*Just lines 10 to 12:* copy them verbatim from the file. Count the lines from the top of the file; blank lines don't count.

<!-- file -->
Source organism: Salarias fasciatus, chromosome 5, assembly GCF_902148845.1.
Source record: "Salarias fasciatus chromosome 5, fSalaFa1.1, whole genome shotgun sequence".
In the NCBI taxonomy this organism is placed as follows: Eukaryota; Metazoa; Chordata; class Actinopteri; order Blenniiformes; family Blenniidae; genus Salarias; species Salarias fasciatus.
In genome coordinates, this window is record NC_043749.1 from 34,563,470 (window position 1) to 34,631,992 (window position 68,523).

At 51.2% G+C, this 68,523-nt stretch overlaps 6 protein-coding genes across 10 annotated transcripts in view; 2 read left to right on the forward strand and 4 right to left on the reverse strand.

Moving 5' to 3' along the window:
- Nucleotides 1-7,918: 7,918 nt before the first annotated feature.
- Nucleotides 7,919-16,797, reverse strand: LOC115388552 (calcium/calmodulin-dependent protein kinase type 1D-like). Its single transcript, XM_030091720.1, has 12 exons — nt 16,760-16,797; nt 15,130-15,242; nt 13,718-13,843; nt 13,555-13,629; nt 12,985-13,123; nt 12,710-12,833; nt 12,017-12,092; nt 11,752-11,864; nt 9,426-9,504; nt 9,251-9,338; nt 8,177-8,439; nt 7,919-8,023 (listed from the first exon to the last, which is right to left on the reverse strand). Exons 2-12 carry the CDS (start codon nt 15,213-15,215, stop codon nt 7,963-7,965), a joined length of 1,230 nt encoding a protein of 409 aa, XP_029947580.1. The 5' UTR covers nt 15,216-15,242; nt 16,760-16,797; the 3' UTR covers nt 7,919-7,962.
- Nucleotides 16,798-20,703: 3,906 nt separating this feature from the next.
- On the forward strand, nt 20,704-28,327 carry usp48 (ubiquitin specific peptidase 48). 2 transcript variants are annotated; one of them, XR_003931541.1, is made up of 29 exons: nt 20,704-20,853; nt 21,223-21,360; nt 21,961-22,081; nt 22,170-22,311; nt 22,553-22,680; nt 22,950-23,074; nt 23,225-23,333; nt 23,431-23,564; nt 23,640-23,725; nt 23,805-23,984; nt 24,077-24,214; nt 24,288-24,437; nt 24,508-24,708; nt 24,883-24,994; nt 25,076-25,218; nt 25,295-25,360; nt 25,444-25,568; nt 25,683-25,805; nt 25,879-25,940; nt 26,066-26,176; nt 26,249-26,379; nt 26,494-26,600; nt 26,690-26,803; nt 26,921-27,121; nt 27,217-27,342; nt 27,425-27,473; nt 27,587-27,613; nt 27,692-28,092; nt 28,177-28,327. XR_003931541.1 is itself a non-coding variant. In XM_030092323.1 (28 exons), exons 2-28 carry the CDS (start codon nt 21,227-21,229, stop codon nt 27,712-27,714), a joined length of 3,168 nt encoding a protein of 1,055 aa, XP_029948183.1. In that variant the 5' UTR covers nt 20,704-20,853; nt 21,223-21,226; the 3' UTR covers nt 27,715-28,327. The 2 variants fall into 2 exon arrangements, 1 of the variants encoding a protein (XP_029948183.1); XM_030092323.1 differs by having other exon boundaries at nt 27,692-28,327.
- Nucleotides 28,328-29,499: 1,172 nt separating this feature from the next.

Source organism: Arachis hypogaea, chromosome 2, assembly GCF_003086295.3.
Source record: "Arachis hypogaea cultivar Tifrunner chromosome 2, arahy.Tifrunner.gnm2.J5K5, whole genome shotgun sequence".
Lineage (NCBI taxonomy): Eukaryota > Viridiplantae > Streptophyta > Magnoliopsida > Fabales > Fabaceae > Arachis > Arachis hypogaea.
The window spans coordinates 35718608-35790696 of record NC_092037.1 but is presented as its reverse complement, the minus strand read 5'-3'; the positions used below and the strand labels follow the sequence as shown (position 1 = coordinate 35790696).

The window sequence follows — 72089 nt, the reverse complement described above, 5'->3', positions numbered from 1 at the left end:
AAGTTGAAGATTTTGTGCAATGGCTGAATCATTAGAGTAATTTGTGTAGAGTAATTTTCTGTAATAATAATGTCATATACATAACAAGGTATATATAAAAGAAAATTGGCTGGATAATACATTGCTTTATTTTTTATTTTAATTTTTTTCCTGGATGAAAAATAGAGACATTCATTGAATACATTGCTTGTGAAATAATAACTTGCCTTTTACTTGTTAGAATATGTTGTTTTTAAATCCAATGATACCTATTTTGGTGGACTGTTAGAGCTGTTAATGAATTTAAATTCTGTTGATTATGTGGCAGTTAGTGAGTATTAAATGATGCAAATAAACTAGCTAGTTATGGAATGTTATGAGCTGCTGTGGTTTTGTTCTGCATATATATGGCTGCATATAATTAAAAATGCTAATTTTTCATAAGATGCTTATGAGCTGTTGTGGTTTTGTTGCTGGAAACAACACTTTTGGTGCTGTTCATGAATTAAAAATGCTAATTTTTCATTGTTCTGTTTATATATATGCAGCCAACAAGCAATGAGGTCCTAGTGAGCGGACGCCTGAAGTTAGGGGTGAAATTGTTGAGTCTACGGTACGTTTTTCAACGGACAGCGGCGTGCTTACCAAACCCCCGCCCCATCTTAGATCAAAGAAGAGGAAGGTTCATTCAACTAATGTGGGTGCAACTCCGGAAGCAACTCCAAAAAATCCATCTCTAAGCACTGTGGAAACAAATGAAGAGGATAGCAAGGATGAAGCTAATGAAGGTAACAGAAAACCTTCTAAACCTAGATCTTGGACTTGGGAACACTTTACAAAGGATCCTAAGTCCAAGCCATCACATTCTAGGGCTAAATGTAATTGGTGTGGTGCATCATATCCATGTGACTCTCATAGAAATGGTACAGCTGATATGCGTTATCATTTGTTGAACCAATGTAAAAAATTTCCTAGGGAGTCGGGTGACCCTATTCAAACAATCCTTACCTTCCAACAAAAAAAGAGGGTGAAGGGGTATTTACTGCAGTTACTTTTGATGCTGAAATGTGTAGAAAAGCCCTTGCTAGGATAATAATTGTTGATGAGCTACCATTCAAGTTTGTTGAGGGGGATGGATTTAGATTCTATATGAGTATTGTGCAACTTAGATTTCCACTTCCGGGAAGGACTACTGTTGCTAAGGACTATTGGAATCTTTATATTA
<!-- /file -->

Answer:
- On the forward strand, nt 20,704-28,327 carry usp48 (ubiquitin specific peptidase 48). 2 transcript variants are annotated; one of them, XR_003931541.1, is made up of 29 exons: nt 20,704-20,853; nt 21,223-21,360; nt 21,961-22,081; nt 22,170-22,311; nt 22,553-22,680; nt 22,950-23,074; nt 23,225-23,333; nt 23,431-23,564; nt 23,640-23,725; nt 23,805-23,984; nt 24,077-24,214; nt 24,288-24,437; nt 24,508-24,708; nt 24,883-24,994; nt 25,076-25,218; nt 25,295-25,360; nt 25,444-25,568; nt 25,683-25,805; nt 25,879-25,940; nt 26,066-26,176; nt 26,249-26,379; nt 26,494-26,600; nt 26,690-26,803; nt 26,921-27,121; nt 27,217-27,342; nt 27,425-27,473; nt 27,587-27,613; nt 27,692-28,092; nt 28,177-28,327. XR_003931541.1 is itself a non-coding variant. In XM_030092323.1 (28 exons), exons 2-28 carry the CDS (start codon nt 21,227-21,229, stop codon nt 27,712-27,714), a joined length of 3,168 nt encoding a protein of 1,055 aa, XP_029948183.1. In that variant the 5' UTR covers nt 20,704-20,853; nt 21,223-21,226; the 3' UTR covers nt 27,715-28,327. The 2 variants fall into 2 exon arrangements, 1 of the variants encoding a protein (XP_029948183.1); XM_030092323.1 differs by having other exon boundaries at nt 27,692-28,327.
- Nucleotides 28,328-29,499: 1,172 nt separating this feature from the next.

Source organism: Arachis hypogaea, chromosome 2, assembly GCF_003086295.3.